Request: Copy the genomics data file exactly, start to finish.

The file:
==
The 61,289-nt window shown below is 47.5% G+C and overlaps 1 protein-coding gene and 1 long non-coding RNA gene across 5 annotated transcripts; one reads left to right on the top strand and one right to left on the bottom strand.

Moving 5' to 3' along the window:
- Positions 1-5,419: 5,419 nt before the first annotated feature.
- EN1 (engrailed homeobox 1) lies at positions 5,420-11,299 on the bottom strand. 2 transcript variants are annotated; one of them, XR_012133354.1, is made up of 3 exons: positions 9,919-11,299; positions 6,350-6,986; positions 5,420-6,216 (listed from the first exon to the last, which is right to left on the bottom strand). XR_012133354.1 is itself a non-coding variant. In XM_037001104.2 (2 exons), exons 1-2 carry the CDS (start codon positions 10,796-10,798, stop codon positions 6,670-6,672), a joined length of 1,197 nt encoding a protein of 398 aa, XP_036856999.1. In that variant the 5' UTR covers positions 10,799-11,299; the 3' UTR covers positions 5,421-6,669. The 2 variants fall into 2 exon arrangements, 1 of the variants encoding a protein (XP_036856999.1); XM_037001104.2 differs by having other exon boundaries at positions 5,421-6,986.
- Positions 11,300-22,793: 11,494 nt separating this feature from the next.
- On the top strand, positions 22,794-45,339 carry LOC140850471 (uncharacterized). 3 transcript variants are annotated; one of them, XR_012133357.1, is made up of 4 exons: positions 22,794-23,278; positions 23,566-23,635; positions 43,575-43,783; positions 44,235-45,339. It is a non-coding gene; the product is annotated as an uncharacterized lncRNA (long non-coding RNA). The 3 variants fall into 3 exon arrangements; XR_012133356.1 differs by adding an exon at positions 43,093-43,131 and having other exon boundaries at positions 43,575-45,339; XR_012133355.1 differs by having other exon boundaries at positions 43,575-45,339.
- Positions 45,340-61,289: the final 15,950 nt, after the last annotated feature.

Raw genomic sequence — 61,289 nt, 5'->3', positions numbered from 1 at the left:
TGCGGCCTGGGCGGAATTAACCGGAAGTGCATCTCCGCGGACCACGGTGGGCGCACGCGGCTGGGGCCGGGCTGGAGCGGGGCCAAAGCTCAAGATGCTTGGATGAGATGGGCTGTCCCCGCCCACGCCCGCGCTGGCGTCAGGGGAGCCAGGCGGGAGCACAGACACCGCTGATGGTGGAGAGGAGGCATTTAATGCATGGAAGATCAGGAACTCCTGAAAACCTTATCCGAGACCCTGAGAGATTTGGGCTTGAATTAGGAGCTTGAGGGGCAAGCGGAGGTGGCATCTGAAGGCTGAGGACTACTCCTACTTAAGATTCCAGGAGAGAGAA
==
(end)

The 61,289-nt window shown below is 47.5% G+C and overlaps 1 protein-coding gene and 1 long non-coding RNA gene across 5 annotated transcripts; one reads left to right on the top strand and one right to left on the bottom strand.

Moving 5' to 3' along the window:
- Positions 1-5,419: 5,419 nt before the first annotated feature.
- EN1 (engrailed homeobox 1) lies at positions 5,420-11,299 on the bottom strand. 2 transcript variants are annotated; one of them, XR_012133354.1, is made up of 3 exons: positions 9,919-11,299; positions 6,350-6,986; positions 5,420-6,216 (listed from the first exon to the last, which is right to left on the bottom strand). XR_012133354.1 is itself a non-coding variant. In XM_037001104.2 (2 exons), exons 1-2 carry the CDS (start codon positions 10,796-10,798, stop codon positions 6,670-6,672), a joined length of 1,197 nt encoding a protein of 398 aa, XP_036856999.1. In that variant the 5' UTR covers positions 10,799-11,299; the 3' UTR covers positions 5,421-6,669. The 2 variants fall into 2 exon arrangements, 1 of the variants encoding a protein (XP_036856999.1); XM_037001104.2 differs by having other exon boundaries at positions 5,421-6,986.
- Positions 11,300-22,793: 11,494 nt separating this feature from the next.
- On the top strand, positions 22,794-45,339 carry LOC140850471 (uncharacterized). 3 transcript variants are annotated; one of them, XR_012133357.1, is made up of 4 exons: positions 22,794-23,278; positions 23,566-23,635; positions 43,575-43,783; positions 44,235-45,339. It is a non-coding gene; the product is annotated as an uncharacterized lncRNA (long non-coding RNA). The 3 variants fall into 3 exon arrangements; XR_012133356.1 differs by adding an exon at positions 43,093-43,131 and having other exon boundaries at positions 43,575-45,339; XR_012133355.1 differs by having other exon boundaries at positions 43,575-45,339.
- Positions 45,340-61,289: the final 15,950 nt, after the last annotated feature.

Raw genomic sequence — 61,289 nt, 5'->3', positions numbered from 1 at the left:
TGCGGCCTGGGCGGAATTAACCGGAAGTGCATCTCCGCGGACCACGGTGGGCGCACGCGGCTGGGGCCGGGCTGGAGCGGGGCCAAAGCTCAAGATGCTTGGATGAGATGGGCTGTCCCCGCCCACGCCCGCGCTGGCGTCAGGGGAGCCAGGCGGGAGCACAGACACCGCTGATGGTGGAGAGGAGGCATTTAATGCATGGAAGATCAGGAACTCCTGAAAACCTTATCCGAGACCCTGAGAGATTTGGGCTTGAATTAGGAGCTTGAGGGGCAAGCGGAGGTGGCATCTGAAGGCTGAGGACTACTCCTACTTAAGATTCCAGGAGAGAGAA